BRANCH SERVICES, INC., respondent, v. Mary Ann COOPER, appellant.
In an action to recover on an account stated and for unjust enrichment, the defendant appeals, as limited by her brief, from so much of an order of the Supreme Court, Suffolk County (Tanenbaum, J.), dated August 9, 2011, as granted that branch of the plaintiff's motion which was for summary judgment on the issue of liability on both causes of action.
ORDERED that the order is reversed insofar as appealed from, on the law, with costs, that branch of the plaintiff's motion which was for summary judgment on the issue of liability on both causes of action is denied, and, upon searching the record, summary judgment is awarded to the defendant dismissing the cause of action to recover on an account stated.
On September 7, 2007, there was a fire in the kitchen of the defendant's home which resulted in damage to the home. From September 14, 2007, through September 24, 2007, employees of the plaintiff, a restoration, remediation, and reconstruction company, performed a cleanup of the defendant's home.
The plaintiff sent the defendant an invoice dated March 3, 2008, in the amount of $20,841. In response, in letters dated April 9, 2008, April 14, 2008, June 3, 2008, and June 4, 2008, respectively, the defendant requested that the plaintiff provide an itemized copy of the bill, including the job description, hourly rate charged, and the amount of time needed to complete the job. The defendant also requested a copy of the contract authorizing the plaintiff to perform the work.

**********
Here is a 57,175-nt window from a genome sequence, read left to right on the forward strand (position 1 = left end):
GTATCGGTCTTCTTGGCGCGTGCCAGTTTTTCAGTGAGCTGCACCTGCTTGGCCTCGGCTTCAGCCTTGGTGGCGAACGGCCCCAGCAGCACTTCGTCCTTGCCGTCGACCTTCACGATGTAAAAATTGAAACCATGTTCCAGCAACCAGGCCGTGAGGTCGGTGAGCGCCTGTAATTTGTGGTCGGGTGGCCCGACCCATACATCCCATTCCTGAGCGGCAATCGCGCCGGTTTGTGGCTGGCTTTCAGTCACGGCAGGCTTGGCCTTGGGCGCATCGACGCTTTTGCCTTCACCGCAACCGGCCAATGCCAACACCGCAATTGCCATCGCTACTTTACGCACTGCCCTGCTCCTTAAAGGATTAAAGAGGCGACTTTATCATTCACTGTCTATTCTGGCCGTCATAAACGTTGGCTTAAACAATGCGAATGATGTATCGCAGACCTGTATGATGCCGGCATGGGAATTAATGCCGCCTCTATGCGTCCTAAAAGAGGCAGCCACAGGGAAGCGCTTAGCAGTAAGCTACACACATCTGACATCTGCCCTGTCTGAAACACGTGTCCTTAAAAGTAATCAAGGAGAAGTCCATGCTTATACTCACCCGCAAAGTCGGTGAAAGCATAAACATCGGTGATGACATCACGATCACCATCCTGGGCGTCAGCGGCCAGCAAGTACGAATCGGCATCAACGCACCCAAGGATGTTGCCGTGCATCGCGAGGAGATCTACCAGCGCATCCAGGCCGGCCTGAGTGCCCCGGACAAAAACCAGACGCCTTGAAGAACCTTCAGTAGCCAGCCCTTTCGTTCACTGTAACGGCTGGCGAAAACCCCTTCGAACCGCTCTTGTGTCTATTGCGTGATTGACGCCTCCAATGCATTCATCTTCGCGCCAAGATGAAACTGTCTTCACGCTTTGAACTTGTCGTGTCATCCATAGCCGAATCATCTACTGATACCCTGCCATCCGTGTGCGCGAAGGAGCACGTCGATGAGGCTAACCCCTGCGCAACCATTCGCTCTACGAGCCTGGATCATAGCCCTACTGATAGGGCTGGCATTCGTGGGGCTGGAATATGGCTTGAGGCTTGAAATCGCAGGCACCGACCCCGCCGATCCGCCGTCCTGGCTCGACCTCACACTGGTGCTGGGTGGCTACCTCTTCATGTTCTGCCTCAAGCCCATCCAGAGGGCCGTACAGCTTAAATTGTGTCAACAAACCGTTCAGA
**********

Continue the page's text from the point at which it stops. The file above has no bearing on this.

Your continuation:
The plaintiff responded to the defendant's requests in a letter dated June 9, 2008, and provided a copy of the estimate that it submitted to the defendant's insurance company. The defendant then informed the plaintiff, in a letter dated June 26, 2008, that she would not pay the plaintiff's invoice in the amount of $20,841. Thereafter, the defendant filed a complaint against the plaintiff with the New York State Attorney General's Bureau of Consumer Frauds and Protection and the New York State Insurance Department.
The plaintiff commenced this action to recover on an account stated and for unjust enrichment. It then moved for summary judgment on the complaint. The Supreme Court granted that branch of the plaintiff's motion which was for summary judgment on the issue of liability on both causes of action. It found that the plaintiff submitted proof that it performed services for the defendant for which it had not been paid, and, in opposition, the defendant failed to raise a triable issue of fact because she submitted an affirmation from her attorney, who did not have firsthand knowledge of the events. The Supreme Court did not note that annexed to the affirmation of the defendant's attorney were, inter alia, the transcript of the defendant's deposition and the correspondence between the parties which occurred prior to the commencement of this action.